Phycoremediation: A Green Technology for Nutrient Removal from Greywater

  • A. A. Wurochekke
  • Radin Maya Saphira Radin Mohamed
  • Adel Ali Saeed Al-Gheethi
  • Efaq Ali Noman
  • Amir Hashim Mohd Kassim
Part of the Water Science and Technology Library book series (WSTL, volume 87)


Phycoremediation as a green technology relies on microalgae which have high potential to grow in greywater. The presence of high levels of nutrients is necessary for microalgae growth to improve the efficiency of this process. However, the main consideration of the phycoremediation process of greywater lies in the wastewater composition, the selection of microalgae strains with high potential to compete with the indigenous organisms in the greywater and remove nutrients and elements from greywater as well as microalgae, which possess the ability to survive under stressful environmental conditions. Besides, this process can be applied to individual houses. The cost of the phycoremediation process, source of microalgae and energy required are the main points which need to be discussed further. The study indicated that the phycoremediation process is most effective for the treatment of greywater. However, many aspects have to be evaluated in order to achieve the high-quality-treated greywater. In this chapter, the effectiveness of phycoremediation and the mechanism of nutrient removal are discussed. Most microalgae species exhibited greater efficiency in removing nitrogen compared to phosphorous due to the nature of the anabolic pathway of microalgae cells and the ability of nitrogen compounds to diffuse through the cell membrane faster than phosphorous compounds.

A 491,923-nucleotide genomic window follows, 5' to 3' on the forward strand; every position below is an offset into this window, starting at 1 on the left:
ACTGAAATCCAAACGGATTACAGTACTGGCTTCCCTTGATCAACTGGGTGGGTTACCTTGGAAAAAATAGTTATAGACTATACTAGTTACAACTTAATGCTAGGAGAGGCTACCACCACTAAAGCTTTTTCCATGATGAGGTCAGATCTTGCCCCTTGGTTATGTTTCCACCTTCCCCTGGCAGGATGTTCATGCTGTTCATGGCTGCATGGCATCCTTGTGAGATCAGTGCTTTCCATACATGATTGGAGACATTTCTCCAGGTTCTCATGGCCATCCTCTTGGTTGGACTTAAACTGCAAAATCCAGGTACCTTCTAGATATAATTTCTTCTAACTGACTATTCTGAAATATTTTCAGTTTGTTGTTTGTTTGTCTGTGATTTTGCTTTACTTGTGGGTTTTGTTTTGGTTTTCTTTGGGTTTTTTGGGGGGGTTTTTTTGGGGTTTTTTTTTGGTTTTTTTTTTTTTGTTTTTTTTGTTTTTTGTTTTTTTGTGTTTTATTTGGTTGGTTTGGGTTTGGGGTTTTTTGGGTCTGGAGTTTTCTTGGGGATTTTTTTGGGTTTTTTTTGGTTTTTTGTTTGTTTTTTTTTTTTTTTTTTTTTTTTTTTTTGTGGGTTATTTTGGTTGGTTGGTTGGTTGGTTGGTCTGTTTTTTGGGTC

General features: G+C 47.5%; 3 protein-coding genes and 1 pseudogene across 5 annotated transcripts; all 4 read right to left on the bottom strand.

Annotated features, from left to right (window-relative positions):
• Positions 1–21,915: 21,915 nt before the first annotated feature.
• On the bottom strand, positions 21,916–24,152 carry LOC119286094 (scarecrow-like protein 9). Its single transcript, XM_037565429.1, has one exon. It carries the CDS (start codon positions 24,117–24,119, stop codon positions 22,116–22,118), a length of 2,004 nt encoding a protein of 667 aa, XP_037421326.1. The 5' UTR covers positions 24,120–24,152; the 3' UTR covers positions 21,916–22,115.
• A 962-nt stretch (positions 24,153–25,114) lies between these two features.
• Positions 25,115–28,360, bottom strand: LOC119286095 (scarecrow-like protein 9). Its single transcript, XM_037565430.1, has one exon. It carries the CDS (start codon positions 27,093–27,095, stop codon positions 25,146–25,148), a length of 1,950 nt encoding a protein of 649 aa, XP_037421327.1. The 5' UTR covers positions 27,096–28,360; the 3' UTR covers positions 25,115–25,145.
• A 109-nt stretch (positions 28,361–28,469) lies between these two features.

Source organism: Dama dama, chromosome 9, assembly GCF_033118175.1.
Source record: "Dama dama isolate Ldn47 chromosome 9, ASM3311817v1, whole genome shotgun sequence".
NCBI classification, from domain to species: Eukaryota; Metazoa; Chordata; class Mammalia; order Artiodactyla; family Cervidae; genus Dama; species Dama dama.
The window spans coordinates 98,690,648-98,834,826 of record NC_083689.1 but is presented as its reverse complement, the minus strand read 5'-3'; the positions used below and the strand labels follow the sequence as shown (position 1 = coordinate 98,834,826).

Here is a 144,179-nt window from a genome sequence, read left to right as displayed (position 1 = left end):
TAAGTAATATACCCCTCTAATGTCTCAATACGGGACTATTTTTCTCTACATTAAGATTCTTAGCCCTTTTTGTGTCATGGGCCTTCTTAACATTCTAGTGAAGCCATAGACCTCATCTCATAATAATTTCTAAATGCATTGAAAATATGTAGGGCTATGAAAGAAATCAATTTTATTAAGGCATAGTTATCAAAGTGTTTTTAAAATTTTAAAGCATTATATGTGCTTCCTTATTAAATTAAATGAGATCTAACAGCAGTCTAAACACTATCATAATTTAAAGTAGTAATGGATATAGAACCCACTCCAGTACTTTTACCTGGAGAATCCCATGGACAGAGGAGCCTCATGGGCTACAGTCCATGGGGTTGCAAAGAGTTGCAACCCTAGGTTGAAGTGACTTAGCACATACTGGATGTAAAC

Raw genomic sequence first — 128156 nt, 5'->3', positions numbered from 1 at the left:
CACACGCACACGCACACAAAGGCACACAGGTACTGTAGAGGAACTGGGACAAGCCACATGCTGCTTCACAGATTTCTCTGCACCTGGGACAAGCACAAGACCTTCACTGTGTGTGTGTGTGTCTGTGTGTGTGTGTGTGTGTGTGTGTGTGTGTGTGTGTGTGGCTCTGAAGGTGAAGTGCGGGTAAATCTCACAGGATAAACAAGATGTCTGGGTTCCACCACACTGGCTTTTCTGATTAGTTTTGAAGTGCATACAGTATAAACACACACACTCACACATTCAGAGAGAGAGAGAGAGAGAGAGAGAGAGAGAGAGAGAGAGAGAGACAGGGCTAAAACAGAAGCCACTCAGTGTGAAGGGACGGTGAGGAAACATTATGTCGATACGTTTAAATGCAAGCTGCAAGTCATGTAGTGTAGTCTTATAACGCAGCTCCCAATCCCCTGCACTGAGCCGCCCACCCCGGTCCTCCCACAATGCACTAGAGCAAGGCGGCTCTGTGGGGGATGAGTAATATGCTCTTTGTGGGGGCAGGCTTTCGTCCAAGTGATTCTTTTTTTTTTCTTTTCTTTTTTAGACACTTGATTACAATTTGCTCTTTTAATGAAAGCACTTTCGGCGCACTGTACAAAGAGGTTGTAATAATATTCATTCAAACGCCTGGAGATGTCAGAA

Algae Treatment Nutrient removal Alternative technology 



The authors wish to thank the Ministry of Higher Education (MOHE) for supporting this research under FRGS vot 1574 and also the Research Management Centre (RMC) UTHM for providing grant IGSP U682 for this research.


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Copyright information

© Springer International Publishing AG, part of Springer Nature 2019

Authors and Affiliations

  • A. A. Wurochekke
    • 1
  • Radin Maya Saphira Radin Mohamed
    • 1
  • Adel Ali Saeed Al-Gheethi
    • 1
  • Efaq Ali Noman
    • 2
    • 3
  • Amir Hashim Mohd Kassim
    • 1
  1. 1.Micro-Pollutant Research Centre (MPRC), Department of Water and Environmental Engineering, Faculty of Civil and Environmental EngineeringUniversiti Tun Hussein Onn Malaysia (UTHM)Parit Raja, Batu PahatMalaysia
  2. 2.Faculty of Applied Sciences and Technology (FAST)Universiti Tun Hussein Onn Malaysia (UTHM)PagohMalaysia
  3. 3.Department of Applied Microbiology, Faculty Applied SciencesTaiz UniversityTaizYemen

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